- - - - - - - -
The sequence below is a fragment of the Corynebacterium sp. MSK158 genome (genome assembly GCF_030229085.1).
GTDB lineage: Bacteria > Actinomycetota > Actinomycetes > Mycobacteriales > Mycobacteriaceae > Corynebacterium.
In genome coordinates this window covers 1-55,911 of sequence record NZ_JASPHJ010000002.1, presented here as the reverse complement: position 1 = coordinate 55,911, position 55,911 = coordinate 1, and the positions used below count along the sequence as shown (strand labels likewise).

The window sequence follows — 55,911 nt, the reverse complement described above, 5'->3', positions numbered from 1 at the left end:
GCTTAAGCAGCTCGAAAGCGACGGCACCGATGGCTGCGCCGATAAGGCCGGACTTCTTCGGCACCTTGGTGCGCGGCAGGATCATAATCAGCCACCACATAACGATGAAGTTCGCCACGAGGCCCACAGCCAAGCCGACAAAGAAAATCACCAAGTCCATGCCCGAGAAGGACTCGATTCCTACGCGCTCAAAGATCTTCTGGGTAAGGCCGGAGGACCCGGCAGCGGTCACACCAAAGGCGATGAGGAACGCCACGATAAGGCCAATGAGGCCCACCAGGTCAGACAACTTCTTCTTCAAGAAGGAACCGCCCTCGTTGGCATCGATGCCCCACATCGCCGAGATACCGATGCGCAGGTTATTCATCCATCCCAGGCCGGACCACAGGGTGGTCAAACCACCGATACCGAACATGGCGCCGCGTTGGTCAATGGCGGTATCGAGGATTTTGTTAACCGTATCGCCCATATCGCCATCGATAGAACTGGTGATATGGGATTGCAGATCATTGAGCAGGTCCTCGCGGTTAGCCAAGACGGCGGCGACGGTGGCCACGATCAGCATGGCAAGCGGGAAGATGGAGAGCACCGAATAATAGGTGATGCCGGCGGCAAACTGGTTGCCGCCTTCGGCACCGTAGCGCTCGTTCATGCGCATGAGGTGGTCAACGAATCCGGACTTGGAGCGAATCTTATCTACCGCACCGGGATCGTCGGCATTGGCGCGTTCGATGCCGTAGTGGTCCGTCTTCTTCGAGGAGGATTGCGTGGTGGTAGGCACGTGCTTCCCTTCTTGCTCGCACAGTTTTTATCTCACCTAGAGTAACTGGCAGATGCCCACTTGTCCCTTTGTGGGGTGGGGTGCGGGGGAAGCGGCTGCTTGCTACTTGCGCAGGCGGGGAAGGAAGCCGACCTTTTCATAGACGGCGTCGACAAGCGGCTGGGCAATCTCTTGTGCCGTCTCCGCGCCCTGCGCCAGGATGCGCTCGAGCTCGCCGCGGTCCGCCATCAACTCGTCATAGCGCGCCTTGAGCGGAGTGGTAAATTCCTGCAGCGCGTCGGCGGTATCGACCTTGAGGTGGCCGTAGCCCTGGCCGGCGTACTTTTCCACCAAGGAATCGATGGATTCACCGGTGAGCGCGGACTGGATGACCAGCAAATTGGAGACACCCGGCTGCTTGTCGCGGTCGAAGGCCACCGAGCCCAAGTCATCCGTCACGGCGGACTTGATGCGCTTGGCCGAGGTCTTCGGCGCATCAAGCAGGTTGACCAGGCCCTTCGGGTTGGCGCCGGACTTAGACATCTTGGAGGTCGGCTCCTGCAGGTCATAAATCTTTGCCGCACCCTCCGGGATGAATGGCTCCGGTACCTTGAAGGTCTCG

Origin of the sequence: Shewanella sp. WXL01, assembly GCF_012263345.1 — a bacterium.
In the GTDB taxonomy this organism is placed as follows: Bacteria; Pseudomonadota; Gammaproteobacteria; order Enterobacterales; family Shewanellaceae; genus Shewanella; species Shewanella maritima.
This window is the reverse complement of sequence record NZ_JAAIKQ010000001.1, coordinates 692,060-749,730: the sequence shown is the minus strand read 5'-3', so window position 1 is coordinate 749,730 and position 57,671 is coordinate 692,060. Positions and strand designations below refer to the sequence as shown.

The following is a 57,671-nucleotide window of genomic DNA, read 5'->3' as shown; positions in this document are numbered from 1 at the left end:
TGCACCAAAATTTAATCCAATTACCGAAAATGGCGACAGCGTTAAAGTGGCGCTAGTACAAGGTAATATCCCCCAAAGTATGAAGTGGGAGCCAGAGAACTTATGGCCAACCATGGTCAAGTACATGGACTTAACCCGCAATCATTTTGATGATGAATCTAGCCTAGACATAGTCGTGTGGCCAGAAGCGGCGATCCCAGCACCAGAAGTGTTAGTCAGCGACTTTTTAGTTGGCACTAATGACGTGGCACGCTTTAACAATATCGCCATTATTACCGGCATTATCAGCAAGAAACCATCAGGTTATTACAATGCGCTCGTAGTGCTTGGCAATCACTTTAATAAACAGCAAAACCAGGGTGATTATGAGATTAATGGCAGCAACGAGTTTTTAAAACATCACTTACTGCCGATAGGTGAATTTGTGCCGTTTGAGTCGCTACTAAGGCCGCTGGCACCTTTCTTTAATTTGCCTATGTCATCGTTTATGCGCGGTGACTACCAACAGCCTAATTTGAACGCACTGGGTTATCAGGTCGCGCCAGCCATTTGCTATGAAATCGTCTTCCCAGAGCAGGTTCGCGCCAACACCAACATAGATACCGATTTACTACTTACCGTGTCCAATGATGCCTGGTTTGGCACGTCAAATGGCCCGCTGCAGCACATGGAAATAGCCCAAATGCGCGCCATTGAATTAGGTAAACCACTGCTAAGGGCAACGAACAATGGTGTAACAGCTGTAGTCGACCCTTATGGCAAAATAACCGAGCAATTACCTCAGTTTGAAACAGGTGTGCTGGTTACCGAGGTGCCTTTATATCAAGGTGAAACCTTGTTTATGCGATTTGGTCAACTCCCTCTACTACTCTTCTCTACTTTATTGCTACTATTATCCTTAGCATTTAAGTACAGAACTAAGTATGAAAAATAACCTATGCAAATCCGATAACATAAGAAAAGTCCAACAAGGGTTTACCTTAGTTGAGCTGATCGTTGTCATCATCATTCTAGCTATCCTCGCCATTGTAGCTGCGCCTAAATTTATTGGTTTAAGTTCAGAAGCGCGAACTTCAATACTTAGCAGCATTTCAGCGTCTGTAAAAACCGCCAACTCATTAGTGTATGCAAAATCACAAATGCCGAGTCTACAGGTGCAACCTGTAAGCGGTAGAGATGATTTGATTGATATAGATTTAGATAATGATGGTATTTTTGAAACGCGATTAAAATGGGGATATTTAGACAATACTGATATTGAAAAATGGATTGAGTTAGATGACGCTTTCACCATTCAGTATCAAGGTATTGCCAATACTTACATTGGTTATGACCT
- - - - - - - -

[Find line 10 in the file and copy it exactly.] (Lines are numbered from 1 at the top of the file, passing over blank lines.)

TGCACCAAAATTTAATCCAATTACCGAAAATGGCGACAGCGTTAAAGTGGCGCTAGTACAAGGTAATATCCCCCAAAGTATGAAGTGGGAGCCAGAGAACTTATGGCCAACCATGGTCAAGTACATGGACTTAACCCGCAATCATTTTGATGATGAATCTAGCCTAGACATAGTCGTGTGGCCAGAAGCGGCGATCCCAGCACCAGAAGTGTTAGTCAGCGACTTTTTAGTTGGCACTAATGACGTGGCACGCTTTAACAATATCGCCATTATTACCGGCATTATCAGCAAGAAACCATCAGGTTATTACAATGCGCTCGTAGTGCTTGGCAATCACTTTAATAAACAGCAAAACCAGGGTGATTATGAGATTAATGGCAGCAACGAGTTTTTAAAACATCACTTACTGCCGATAGGTGAATTTGTGCCGTTTGAGTCGCTACTAAGGCCGCTGGCACCTTTCTTTAATTTGCCTATGTCATCGTTTATGCGCGGTGACTACCAACAGCCTAATTTGAACGCACTGGGTTATCAGGTCGCGCCAGCCATTTGCTATGAAATCGTCTTCCCAGAGCAGGTTCGCGCCAACACCAACATAGATACCGATTTACTACTTACCGTGTCCAATGATGCCTGGTTTGGCACGTCAAATGGCCCGCTGCAGCACATGGAAATAGCCCAAATGCGCGCCATTGAATTAGGTAAACCACTGCTAAGGGCAACGAACAATGGTGTAACAGCTGTAGTCGACCCTTATGGCAAAATAACCGAGCAATTACCTCAGTTTGAAACAGGTGTGCTGGTTACCGAGGTGCCTTTATATCAAGGTGAAACCTTGTTTATGCGATTTGGTCAACTCCCTCTACTACTCTTCTCTACTTTATTGCTACTATTATCCTTAGCATTTAAGTACAGAACTAAGTATGAAAAATAACCTATGCAAATCCGATAACATAAGAAAAGTCCAACAAGGGTTTACCTTAGTTGAGCTGATCGTTGTCATCATCATTCTAGCTATCCTCGCCATTGTAGCTGCGCCTAAATTTATTGGTTTAAGTTCAGAAGCGCGAACTTCAATACTTAGCAGCATTTCAGCGTCTGTAAAAACCGCCAACTCATTAGTGTATGCAAAATCACAAATGCCGAGTCTACAGGTGCAACCTGTAAGCGGTAGAGATGATTTGATTGATATAGATTTAGATAATGATGGTATTTTTGAAACGCGATTAAAATGGGGATATTTAGACAATACTGATATTGAAAAATGGATTGAGTTAGATGACGCTTTCACCATTCAGTATCAAGGTATTGCCAATACTTACATTGGTTATGACCT